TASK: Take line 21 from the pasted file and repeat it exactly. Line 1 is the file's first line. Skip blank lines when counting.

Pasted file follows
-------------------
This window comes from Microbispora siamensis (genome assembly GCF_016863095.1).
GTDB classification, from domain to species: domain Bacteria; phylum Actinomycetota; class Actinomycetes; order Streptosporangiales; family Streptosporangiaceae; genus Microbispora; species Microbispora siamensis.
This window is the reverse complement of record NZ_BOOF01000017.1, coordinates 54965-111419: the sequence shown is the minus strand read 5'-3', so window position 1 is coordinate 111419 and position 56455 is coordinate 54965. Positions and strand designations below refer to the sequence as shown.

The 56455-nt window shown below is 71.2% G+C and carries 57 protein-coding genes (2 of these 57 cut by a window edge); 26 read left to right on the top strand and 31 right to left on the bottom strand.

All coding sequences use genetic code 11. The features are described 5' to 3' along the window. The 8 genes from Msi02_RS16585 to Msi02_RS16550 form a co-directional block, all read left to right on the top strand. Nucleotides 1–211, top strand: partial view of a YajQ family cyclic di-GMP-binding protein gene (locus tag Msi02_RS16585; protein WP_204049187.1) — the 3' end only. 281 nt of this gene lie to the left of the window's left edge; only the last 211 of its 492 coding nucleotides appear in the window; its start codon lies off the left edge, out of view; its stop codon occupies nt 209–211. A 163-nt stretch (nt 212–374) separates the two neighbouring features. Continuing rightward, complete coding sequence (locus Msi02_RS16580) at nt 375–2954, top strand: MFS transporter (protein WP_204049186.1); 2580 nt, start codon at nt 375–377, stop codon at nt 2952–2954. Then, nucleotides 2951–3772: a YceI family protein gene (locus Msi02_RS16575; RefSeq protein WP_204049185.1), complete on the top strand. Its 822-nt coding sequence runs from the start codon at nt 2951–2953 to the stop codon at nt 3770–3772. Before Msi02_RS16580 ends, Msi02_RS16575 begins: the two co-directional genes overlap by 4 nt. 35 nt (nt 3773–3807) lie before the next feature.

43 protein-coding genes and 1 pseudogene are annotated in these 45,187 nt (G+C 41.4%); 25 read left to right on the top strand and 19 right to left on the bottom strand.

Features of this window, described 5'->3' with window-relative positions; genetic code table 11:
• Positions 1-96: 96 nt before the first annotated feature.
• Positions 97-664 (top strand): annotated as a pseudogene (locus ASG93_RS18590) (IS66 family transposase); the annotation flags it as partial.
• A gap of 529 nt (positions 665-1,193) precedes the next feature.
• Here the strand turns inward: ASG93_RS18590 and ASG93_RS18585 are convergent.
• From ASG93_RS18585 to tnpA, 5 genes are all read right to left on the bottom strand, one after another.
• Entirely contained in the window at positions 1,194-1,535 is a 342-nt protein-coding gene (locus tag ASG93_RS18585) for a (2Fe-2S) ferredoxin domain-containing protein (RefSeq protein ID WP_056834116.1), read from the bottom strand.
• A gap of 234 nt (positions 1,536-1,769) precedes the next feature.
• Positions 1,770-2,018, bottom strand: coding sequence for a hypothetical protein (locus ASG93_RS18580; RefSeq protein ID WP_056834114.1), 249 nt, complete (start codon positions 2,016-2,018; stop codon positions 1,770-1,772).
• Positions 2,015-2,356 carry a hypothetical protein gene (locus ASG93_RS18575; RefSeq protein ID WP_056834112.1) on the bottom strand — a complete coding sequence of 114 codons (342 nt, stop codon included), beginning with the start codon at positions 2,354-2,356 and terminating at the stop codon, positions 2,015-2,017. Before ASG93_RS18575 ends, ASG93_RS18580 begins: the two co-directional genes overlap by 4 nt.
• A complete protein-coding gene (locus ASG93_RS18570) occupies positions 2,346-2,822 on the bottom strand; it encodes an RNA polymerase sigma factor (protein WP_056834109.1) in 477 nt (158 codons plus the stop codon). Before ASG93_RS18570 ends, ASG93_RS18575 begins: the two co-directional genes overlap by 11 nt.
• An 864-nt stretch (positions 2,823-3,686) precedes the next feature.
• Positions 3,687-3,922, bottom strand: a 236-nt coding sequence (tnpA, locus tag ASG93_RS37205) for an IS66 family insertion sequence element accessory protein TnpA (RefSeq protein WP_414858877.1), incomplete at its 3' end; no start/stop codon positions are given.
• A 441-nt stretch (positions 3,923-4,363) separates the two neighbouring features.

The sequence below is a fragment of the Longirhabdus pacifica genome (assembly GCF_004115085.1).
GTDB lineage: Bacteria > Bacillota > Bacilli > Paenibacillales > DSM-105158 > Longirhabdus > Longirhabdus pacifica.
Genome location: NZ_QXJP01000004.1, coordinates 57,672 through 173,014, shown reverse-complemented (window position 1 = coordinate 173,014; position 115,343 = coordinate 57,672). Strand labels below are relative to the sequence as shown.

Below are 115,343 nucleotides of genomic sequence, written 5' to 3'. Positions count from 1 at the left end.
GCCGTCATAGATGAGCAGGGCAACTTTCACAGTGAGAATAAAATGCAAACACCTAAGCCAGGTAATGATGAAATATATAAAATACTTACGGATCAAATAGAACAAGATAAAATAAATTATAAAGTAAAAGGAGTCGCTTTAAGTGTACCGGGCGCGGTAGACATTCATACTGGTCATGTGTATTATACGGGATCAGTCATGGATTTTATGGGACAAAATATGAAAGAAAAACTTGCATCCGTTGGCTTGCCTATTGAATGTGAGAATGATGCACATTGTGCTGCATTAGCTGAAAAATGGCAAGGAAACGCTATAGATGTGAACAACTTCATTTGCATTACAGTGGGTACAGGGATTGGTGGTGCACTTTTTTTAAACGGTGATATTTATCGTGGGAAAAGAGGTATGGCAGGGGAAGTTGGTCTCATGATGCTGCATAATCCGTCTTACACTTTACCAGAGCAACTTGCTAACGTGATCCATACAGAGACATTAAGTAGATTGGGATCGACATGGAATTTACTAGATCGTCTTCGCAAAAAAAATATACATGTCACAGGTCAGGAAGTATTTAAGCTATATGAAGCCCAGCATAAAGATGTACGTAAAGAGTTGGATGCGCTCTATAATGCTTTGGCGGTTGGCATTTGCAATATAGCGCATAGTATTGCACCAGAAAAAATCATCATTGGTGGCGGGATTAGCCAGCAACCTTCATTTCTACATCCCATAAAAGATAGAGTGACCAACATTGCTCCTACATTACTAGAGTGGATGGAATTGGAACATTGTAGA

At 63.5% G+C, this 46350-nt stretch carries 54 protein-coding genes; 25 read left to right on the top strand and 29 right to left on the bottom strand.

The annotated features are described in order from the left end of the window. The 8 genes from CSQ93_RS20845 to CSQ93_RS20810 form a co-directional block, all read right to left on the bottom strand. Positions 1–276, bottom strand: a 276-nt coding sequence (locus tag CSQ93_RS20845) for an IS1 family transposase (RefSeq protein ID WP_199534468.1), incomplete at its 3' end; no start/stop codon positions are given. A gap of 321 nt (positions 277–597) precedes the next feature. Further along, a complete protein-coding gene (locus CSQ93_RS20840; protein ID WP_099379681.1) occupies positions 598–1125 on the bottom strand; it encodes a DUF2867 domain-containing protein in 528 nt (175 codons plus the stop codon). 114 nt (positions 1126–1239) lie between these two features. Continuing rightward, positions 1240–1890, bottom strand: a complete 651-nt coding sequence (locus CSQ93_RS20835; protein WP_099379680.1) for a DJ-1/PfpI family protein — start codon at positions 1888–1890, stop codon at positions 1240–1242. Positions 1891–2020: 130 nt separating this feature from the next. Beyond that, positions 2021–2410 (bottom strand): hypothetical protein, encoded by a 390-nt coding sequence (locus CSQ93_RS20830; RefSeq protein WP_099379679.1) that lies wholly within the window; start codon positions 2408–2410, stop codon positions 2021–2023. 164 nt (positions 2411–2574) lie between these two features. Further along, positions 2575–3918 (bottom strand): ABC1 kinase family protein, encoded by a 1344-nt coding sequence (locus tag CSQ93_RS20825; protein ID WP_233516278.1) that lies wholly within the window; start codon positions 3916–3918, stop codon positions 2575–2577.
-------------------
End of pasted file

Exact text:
The sequence below is a fragment of the Longirhabdus pacifica genome (assembly GCF_004115085.1).